THE CHICK FLICK
Apparently, it’s engrossing and educational, even for people who were not already Dixie Chick-adees. But when NBC refuses to run their ad, you know it’s worth a look.
LOW-ENERGY, BRIGHT LIGHT
I like to be able to see. So how come all the energy-efficient Compact Fluorescents are the equivalent of 75-watt light bulbs, 100 if you’re really lucky? Well, kids, get a loada this sunshine. (Thanks, Bob Fyfe.) Draws the same power as a 65-watt incandescent, but puts out 250 watts of eye-popping excitement. It saves maybe $20 or $30 or $40 or $50 a year on electricity, compared the same incandescent wattage (depending, of course, on the number of hours a day it’s switched on and the price of electricity where you live) and keeps hundreds of pounds of CO2 from rising into the atmosphere. All you need is a tall lampshade to hide it.
Dan from a top Wall Street firm: ‘What might be more likely to be profitable with ALBAW is to buy the warrants, as you’ve been suggesting, but to short the stock in some attractive ratio, especially if your broker will pay you rebate (interest) on the proceeds of the sort sale (which they keep and give you back some of if you demand it). In fact, that trade’s pretty close to break-even wherever the stock goes.’
☞ Hmmm. I wouldn’t do this, because I think ALBA stock is going up, and can afford the risk if it goes down.
(Also, very few retail investors do get interest on their short sales, even if they demand it. At least last time I checked, they had to be fairly significant customers for their broker to go for that.)
But I see what Dan’s saying. If you short 1,000 shares at $5.83 (where ALBA closed when Dan sent this, before it jumped to $6 yesterday) . . . and if you own 4,000 warrants at $1.25 (where they were trading when Dan sent this, before they jumped to $1.38), then:
- If the stock goes to zero in a couple of years, your $5,830 gain on the short sale more than covers your $5,000 loss on the warrants. You win!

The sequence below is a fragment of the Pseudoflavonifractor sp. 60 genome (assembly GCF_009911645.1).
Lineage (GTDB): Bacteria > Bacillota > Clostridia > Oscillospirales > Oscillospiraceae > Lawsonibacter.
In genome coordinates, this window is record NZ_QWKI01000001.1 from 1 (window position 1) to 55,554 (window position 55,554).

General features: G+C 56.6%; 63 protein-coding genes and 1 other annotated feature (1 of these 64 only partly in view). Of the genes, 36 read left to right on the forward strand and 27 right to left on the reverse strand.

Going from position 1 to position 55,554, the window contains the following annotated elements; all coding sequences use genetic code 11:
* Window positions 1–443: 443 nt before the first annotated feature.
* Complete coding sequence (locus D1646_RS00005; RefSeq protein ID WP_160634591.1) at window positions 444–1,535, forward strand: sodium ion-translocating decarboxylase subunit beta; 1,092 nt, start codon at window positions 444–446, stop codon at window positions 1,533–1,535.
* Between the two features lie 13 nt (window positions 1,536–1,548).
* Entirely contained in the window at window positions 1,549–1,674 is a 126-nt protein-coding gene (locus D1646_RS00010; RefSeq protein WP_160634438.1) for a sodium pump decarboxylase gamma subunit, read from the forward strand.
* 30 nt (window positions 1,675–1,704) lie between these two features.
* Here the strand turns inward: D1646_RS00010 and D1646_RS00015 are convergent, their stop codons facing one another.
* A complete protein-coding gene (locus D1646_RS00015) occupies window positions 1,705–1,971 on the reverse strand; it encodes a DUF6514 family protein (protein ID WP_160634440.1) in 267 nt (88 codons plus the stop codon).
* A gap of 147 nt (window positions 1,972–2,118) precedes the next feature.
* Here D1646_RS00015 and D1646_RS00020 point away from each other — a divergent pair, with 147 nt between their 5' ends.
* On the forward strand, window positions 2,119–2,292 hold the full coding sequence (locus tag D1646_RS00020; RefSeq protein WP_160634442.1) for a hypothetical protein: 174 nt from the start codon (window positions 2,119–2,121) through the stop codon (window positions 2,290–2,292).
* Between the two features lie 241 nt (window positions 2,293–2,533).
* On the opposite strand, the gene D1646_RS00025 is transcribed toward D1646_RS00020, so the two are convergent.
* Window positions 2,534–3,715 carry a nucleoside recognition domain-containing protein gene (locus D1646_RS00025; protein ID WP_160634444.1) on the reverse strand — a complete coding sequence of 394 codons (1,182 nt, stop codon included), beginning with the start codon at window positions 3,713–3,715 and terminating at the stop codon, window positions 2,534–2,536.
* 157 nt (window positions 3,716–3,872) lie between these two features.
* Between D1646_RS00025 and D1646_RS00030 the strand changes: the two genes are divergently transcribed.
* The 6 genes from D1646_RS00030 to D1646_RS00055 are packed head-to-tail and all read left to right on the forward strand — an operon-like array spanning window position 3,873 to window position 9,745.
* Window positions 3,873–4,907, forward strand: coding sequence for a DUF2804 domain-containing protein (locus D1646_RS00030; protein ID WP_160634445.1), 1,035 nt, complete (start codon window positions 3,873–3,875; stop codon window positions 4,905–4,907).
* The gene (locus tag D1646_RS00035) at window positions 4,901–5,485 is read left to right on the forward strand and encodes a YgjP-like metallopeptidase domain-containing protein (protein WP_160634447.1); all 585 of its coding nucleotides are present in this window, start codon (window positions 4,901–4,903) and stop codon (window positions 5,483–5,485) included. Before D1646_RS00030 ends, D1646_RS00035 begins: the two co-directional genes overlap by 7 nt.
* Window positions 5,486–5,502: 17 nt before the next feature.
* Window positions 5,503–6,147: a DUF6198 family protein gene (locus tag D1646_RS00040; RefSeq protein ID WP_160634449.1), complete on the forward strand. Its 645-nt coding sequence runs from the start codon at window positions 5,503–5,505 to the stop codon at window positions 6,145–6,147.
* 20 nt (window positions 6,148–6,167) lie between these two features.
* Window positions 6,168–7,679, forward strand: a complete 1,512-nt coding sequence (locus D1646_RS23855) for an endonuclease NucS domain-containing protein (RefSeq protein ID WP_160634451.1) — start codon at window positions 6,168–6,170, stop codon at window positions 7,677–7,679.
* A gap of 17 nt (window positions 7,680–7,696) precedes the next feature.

- If the stock goes to $8.50, you lose $2,670 on the short (for which you got $5,830 but covered at $8,500) but you make $9,000 on the warrants (exercisable at $5, and thus worth $3.50 when the stock is $8.50, which is $2.25 each more than the $1.25 you paid for them, and you bought 4,000). You win! (But $2,670 less than you would have won without this strategy. That’s what you give up for reducing your risk if it goes down instead of up.)
- If the stock goes to $6.25, you lose $420 on the short ($6,250 less $5,830) and break even on the warrants (because you paid $1.25 and they give you the right to buy a $6.25 stock for $5). You lose – but just $420.
- If the stock goes to $5 – the worst possible case with this strategy – the warrants expire worthless and you’ve mitigated your loss by only $830. But, hey, $830 is better than a frog with no legs.
Dan’s strategy might grab me for a riskier stock. But – although anything is possible – I don’t see ALBA collapsing the way (say) a one-product drug company might if its drug didn’t make it. Dredging is just not all that dramatic.
Quote of the Day
What's so fair about eliminating the interest deduction on your first car but not on your second home?~Murray Weidenbaum
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